During the development of the ZX Spectrum SE, it was originally planned to replace the ULA (which creates the display) with something a little more advanced. However, it wasn't until nearly a decade later after the ULA was reverse engineered that this actually became possible. ULAplus was finally realized in an FPGA core by Alessandro Dorigatti in February 2011. This core is used in all of the current implementations.
Currently there are emulators available for Windows, Linux, MacOS X, and iOS and ULAplus is becoming a must-have feature. Among the first emulators to offer support were BASin (the Sinclair BASIC IDE), an older version of Fuse (via patches), SpecEmu, Spud, and ZXSpin.
How do I recolour a game?
Is there a way for the Spectrum to automatically detect if ULAplus is present?
Yes. Write a palette register, PAUSE 1, and then read it back. If FFh is returned then it's a normal ULA. OUT 48955,0: OUT 65339,0: PAUSE 1: IN 65339 will return 00h if ULAplus is present.
Does it remove attribute clash?
Are there any tools for converting 24-bit images?
Yes. AY Chip has created SCRplus, a conversion tool for Linux and Windows which uses the SDL image library (and other unlisted dependencies). It is still a work in progress, but already the results are excellent. Ref and Claus Jahn have created their own Windows conversion tools based on the SCRplus code, and Dunny has created MakeSlideshow for building slideshows. Note: you can only click Add once, but you can select multiple items.
Does ULAplus work on real hardware?
ULAplus is designed to work on real hardware. It has been available as an FPGA core since February 2011, but the plug-in replacement is not yet available.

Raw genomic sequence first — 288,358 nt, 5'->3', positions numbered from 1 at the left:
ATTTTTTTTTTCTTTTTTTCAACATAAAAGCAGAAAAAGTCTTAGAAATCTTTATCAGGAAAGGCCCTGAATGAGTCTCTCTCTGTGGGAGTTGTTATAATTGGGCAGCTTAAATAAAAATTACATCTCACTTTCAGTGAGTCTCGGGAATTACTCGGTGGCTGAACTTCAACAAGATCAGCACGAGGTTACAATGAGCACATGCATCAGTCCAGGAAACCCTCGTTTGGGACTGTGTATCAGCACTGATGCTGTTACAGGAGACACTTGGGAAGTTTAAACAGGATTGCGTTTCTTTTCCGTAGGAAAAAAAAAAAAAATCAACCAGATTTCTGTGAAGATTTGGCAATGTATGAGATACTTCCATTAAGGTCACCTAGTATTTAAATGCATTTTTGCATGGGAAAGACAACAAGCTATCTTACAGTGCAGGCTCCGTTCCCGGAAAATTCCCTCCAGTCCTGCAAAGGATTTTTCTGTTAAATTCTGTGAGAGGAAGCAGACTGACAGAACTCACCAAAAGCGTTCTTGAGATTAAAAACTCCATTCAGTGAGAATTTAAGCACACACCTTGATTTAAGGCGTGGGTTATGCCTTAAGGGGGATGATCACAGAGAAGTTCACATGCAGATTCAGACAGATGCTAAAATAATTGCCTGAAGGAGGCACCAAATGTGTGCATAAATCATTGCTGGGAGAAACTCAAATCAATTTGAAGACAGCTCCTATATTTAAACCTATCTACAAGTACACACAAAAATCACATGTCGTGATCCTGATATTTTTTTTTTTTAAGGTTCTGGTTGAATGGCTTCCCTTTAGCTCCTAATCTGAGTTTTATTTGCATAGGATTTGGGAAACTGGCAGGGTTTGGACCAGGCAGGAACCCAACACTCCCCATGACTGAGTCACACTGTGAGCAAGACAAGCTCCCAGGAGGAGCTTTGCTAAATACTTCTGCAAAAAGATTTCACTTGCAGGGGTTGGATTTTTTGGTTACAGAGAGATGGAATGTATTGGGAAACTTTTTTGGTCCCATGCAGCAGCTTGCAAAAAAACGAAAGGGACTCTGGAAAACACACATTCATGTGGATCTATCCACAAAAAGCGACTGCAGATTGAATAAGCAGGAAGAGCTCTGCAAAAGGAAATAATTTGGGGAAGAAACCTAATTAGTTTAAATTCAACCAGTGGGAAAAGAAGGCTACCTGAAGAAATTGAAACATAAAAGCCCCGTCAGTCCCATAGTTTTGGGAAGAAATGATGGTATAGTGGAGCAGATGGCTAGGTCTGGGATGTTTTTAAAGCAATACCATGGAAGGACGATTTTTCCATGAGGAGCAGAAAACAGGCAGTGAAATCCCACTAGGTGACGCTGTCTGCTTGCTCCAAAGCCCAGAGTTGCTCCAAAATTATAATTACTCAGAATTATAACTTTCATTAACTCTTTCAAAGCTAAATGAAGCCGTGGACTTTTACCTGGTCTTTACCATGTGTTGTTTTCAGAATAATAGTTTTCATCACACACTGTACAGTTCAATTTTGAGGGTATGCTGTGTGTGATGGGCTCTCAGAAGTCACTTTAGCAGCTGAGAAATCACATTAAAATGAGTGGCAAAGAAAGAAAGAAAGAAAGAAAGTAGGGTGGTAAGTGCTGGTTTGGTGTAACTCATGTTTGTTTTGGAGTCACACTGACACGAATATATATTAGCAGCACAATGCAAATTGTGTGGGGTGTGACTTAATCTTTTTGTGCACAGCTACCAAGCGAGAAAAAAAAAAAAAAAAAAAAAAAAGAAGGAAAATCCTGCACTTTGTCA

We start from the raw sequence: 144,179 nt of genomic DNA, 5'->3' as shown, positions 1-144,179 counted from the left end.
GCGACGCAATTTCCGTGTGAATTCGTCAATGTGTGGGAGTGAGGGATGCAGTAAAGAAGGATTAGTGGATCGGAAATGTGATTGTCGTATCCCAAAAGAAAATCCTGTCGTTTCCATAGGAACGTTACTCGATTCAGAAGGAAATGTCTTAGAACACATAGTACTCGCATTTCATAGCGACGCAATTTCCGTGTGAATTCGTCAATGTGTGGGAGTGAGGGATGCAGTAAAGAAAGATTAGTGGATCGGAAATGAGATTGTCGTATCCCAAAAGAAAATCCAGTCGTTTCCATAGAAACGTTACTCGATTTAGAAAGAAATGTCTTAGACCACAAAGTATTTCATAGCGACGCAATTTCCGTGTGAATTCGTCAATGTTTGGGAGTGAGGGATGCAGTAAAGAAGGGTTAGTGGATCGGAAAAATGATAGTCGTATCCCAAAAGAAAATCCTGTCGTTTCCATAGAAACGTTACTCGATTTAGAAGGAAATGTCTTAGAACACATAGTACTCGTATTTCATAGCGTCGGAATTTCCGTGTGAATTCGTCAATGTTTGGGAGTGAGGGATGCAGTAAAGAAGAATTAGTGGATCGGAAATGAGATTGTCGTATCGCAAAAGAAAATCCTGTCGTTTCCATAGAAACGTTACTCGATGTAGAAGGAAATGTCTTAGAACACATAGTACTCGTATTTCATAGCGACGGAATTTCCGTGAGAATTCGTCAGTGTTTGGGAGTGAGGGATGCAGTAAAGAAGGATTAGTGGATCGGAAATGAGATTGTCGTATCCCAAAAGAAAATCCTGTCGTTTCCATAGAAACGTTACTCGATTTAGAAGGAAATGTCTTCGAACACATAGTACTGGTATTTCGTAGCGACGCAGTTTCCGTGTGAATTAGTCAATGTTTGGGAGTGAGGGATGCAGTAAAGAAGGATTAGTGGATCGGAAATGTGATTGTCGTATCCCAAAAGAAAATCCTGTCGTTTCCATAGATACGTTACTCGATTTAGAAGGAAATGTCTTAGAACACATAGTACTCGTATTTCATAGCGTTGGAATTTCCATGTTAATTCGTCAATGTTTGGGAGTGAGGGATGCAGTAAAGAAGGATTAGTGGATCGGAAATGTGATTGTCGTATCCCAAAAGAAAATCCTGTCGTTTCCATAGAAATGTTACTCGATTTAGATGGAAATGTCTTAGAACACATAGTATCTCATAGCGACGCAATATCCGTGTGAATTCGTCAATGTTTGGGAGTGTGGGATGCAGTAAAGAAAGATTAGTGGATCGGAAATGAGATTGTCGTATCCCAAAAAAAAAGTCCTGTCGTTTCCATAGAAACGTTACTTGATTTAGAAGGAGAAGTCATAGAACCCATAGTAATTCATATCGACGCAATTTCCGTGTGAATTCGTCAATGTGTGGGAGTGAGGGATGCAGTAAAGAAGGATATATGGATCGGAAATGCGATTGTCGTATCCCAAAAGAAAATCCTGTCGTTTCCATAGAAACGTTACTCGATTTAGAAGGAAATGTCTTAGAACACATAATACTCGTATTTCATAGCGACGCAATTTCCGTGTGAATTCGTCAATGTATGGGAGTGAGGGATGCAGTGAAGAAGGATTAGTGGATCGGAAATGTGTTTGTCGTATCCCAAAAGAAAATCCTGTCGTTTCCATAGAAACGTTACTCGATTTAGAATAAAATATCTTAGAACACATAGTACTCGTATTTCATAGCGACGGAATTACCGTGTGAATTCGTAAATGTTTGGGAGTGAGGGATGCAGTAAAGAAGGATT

How is the BORDER colour determined?
In the standard Spectrum display it has the same value as the equivalent BRIGHT 0/FLASH 0 PAPER colour. In the Timex hi-res display it has the same value as the equivalent BRIGHT 1/FLASH 0 PAPER colour.
Does ULAplus support models besides the 48K?
In emulation all models are supported. In hardware you will need a different version depending on your machine. The 48K ULA will be the first model.
When can I get a real one to plug into my Spectrum?
When it's ready.
How will games that make active use of FLASH be affected?
FLASH doesn't work in the 64-colour mode. You get extra colours instead.
How do you switch on the 64-colour mode?
OUT 48955,64: OUT 65339,1.
OUT 48955,64: OUT 65339,0.
Why is my screen black?
The hardware can't set the palette registers by itself. By default the whole palette is black. Set some colours before turning on 64-colour mode.
What drawing tools are available?
There's the palette editor and a 6-bit RGB palette for Artist III with more in development.
How many colours can I have on screen at once?
A static screen using no CPU time can have 64 colours on screen at once. Changing the palette while the screen is drawing enables you to have 256 colours on screen at once. Switching between the 64-colour mode and the standard mode gives you an additional four colours (BRIGHT 0/FLASH 0 INKs 1, 3, 5, and 7) which are not present in the standard palette for a total of 260 colours on screen.
Could Sinclair have done this back in the day?